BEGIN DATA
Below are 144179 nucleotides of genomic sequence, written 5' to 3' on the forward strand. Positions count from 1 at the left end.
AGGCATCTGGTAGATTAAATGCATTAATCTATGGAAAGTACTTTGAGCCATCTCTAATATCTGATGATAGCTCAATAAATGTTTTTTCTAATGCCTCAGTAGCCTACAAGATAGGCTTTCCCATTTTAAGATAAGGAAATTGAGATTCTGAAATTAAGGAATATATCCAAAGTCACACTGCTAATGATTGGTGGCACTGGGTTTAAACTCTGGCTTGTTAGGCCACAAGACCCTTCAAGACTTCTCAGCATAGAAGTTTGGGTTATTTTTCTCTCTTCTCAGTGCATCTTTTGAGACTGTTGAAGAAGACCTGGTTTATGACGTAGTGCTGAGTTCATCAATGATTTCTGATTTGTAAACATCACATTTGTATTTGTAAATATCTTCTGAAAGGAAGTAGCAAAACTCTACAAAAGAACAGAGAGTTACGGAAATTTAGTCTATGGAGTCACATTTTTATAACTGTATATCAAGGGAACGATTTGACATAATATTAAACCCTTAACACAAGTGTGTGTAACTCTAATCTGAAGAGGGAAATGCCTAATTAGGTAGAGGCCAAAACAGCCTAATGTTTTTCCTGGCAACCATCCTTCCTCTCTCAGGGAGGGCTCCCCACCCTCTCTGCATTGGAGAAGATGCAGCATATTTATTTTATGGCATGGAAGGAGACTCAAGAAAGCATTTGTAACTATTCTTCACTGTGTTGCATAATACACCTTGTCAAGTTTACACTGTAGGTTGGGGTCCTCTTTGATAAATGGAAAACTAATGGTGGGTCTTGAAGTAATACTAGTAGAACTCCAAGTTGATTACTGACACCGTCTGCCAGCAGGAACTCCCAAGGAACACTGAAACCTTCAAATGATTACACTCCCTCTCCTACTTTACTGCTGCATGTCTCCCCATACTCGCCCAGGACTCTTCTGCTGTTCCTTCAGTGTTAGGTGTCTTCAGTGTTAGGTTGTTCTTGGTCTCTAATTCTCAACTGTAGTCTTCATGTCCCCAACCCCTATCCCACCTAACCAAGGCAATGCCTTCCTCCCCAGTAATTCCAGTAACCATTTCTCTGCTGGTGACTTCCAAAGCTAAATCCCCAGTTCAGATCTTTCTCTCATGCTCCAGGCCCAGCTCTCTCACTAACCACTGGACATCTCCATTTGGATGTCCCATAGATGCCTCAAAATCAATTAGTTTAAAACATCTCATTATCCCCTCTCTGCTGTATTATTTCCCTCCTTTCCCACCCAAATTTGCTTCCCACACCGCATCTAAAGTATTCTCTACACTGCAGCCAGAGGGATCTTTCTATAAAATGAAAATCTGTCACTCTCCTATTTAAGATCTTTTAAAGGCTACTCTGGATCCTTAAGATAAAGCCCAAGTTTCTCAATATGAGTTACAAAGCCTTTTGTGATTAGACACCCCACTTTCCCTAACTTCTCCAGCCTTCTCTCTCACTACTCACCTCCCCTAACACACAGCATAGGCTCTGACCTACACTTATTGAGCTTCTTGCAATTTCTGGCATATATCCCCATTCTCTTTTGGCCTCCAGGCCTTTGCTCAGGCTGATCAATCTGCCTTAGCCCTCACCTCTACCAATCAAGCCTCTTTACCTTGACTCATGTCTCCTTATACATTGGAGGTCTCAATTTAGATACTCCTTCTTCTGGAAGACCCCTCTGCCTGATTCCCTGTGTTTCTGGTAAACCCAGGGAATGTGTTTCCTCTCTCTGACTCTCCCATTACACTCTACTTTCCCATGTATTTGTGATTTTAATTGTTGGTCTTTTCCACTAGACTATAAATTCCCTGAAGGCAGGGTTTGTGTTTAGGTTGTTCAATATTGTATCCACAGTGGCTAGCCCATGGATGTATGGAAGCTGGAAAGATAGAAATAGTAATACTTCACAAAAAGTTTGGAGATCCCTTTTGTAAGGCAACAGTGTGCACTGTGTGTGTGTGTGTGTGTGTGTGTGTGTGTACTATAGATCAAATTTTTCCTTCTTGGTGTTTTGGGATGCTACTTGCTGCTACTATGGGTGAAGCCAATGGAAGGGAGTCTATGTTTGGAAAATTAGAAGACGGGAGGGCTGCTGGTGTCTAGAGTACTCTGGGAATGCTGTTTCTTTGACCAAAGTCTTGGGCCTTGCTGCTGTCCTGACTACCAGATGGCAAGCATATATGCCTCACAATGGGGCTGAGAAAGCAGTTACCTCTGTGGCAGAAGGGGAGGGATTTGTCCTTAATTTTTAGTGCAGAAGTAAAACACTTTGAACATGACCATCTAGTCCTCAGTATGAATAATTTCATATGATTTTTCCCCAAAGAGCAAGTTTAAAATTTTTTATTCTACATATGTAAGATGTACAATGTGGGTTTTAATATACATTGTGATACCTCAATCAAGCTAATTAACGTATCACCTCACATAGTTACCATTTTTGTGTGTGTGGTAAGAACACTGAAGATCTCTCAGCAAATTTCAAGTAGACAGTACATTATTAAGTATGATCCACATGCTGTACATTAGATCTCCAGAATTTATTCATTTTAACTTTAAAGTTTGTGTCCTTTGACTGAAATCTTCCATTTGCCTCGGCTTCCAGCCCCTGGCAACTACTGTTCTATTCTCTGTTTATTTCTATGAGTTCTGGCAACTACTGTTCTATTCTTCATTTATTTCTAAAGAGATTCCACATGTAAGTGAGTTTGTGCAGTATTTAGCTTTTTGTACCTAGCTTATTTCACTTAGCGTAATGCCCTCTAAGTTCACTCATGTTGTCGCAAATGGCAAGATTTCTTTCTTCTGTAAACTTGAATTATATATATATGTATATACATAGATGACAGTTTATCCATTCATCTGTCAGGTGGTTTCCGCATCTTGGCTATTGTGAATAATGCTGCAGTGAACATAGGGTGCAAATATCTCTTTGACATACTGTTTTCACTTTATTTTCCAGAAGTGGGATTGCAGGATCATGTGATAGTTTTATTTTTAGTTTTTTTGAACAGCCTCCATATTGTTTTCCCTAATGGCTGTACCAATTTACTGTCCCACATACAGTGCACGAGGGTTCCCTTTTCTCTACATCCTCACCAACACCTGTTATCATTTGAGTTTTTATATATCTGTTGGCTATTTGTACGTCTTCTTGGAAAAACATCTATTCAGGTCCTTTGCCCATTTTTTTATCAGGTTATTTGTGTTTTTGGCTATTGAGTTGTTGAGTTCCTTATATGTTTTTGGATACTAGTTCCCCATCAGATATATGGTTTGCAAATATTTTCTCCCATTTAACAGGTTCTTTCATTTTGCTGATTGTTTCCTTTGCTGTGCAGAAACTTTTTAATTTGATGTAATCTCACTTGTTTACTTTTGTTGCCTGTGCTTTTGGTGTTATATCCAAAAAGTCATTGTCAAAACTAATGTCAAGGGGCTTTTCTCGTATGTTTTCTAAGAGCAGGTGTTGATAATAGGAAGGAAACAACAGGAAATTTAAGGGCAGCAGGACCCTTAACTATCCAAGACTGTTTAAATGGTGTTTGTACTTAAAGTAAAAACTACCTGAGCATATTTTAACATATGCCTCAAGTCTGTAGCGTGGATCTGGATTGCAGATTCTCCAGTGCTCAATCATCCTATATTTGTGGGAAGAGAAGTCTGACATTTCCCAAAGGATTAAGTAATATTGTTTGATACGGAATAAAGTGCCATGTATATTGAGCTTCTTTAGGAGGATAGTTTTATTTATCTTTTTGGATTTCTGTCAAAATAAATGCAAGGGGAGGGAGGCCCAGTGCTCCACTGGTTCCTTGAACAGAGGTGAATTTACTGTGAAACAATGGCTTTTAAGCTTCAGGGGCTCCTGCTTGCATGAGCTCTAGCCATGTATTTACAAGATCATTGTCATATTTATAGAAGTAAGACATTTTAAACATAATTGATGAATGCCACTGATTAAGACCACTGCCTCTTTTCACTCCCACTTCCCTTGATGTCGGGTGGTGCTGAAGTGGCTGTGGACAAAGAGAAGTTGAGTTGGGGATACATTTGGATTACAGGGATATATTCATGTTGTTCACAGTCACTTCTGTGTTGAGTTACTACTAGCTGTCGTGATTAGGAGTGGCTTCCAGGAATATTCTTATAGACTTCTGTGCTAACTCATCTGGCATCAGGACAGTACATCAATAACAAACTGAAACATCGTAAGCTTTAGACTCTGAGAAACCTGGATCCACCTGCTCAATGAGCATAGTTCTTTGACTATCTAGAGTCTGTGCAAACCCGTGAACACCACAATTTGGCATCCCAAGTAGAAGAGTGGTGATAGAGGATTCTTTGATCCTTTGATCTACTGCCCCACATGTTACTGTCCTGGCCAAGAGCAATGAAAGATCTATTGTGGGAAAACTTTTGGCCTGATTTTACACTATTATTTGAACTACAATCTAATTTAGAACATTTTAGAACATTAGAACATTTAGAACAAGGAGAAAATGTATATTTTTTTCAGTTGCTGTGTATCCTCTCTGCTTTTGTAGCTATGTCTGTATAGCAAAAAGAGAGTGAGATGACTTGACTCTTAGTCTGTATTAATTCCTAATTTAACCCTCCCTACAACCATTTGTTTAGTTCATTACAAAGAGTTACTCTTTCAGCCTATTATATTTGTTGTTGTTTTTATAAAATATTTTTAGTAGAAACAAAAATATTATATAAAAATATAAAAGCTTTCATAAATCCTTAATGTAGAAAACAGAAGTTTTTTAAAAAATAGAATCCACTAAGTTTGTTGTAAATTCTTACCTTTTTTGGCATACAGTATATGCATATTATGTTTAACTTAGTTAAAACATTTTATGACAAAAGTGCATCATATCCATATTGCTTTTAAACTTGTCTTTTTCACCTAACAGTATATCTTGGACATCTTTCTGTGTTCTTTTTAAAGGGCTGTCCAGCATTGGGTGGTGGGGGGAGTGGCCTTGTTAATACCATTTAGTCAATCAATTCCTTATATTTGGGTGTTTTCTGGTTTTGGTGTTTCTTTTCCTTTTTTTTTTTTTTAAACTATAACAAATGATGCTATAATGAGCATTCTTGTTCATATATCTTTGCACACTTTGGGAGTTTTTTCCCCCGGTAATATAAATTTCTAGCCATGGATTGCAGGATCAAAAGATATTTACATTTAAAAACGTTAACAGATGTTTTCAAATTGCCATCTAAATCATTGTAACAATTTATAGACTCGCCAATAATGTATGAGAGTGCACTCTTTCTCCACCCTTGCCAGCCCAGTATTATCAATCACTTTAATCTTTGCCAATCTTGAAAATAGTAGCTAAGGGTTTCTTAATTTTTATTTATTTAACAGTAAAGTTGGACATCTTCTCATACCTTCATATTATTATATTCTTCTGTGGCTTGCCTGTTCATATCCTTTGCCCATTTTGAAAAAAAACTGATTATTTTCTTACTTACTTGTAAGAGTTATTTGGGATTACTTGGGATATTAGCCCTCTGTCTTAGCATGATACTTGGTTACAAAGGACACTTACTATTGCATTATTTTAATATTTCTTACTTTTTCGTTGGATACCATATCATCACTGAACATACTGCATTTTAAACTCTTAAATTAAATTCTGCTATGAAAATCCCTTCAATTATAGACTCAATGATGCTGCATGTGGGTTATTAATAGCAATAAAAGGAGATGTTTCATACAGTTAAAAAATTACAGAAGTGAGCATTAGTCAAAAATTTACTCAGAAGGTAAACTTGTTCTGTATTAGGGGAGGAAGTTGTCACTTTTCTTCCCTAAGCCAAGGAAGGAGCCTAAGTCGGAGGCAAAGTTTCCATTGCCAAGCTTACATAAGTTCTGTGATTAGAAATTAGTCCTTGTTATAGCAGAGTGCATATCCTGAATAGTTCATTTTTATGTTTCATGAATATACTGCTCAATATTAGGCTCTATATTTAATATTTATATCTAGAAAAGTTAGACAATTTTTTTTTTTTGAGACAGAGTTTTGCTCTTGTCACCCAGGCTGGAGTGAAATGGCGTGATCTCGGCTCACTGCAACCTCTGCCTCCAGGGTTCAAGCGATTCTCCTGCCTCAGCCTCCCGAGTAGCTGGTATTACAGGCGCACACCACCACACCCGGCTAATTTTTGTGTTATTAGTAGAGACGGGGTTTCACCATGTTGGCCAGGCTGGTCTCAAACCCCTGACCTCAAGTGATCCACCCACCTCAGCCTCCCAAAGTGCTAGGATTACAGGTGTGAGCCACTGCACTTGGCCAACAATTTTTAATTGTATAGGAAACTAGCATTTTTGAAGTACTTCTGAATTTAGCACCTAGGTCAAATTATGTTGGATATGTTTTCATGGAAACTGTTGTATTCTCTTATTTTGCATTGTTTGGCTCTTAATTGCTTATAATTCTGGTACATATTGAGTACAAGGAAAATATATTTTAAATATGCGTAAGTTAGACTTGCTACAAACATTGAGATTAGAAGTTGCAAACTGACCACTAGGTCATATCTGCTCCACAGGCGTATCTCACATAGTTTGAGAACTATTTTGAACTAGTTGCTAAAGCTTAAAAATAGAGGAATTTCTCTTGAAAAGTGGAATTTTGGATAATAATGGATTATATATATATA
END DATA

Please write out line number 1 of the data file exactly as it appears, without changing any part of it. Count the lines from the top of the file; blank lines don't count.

Below are 144179 nucleotides of genomic sequence, written 5' to 3' on the forward strand. Positions count from 1 at the left end.